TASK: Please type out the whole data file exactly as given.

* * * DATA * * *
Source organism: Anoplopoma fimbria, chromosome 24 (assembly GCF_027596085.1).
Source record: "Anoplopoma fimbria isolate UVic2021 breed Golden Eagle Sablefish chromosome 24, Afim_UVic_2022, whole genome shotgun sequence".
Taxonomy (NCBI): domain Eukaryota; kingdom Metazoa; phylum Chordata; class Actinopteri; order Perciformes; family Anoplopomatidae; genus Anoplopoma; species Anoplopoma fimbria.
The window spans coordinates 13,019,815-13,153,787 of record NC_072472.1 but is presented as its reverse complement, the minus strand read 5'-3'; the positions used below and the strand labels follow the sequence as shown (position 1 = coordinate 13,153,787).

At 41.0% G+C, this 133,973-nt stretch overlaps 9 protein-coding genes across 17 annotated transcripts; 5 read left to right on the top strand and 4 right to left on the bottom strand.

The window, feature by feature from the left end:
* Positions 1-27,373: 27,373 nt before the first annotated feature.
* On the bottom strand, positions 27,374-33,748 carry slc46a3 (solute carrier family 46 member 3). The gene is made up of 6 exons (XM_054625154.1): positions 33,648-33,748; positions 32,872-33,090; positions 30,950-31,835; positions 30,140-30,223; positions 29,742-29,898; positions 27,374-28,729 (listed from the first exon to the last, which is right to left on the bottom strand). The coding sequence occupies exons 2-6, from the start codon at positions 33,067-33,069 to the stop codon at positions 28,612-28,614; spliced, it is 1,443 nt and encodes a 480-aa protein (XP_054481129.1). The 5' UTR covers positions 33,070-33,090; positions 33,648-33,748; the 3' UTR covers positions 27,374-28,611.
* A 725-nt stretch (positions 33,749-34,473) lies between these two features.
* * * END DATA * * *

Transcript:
Source organism: Anoplopoma fimbria, chromosome 24 (assembly GCF_027596085.1).
Source record: "Anoplopoma fimbria isolate UVic2021 breed Golden Eagle Sablefish chromosome 24, Afim_UVic_2022, whole genome shotgun sequence".
Taxonomy (NCBI): domain Eukaryota; kingdom Metazoa; phylum Chordata; class Actinopteri; order Perciformes; family Anoplopomatidae; genus Anoplopoma; species Anoplopoma fimbria.
The window spans coordinates 13,019,815-13,153,787 of record NC_072472.1 but is presented as its reverse complement, the minus strand read 5'-3'; the positions used below and the strand labels follow the sequence as shown (position 1 = coordinate 13,153,787).

At 41.0% G+C, this 133,973-nt stretch overlaps 9 protein-coding genes across 17 annotated transcripts; 5 read left to right on the top strand and 4 right to left on the bottom strand.

The window, feature by feature from the left end:
* Positions 1-27,373: 27,373 nt before the first annotated feature.
* On the bottom strand, positions 27,374-33,748 carry slc46a3 (solute carrier family 46 member 3). The gene is made up of 6 exons (XM_054625154.1): positions 33,648-33,748; positions 32,872-33,090; positions 30,950-31,835; positions 30,140-30,223; positions 29,742-29,898; positions 27,374-28,729 (listed from the first exon to the last, which is right to left on the bottom strand). The coding sequence occupies exons 2-6, from the start codon at positions 33,067-33,069 to the stop codon at positions 28,612-28,614; spliced, it is 1,443 nt and encodes a 480-aa protein (XP_054481129.1). The 5' UTR covers positions 33,070-33,090; positions 33,648-33,748; the 3' UTR covers positions 27,374-28,611.
* A 725-nt stretch (positions 33,749-34,473) lies between these two features.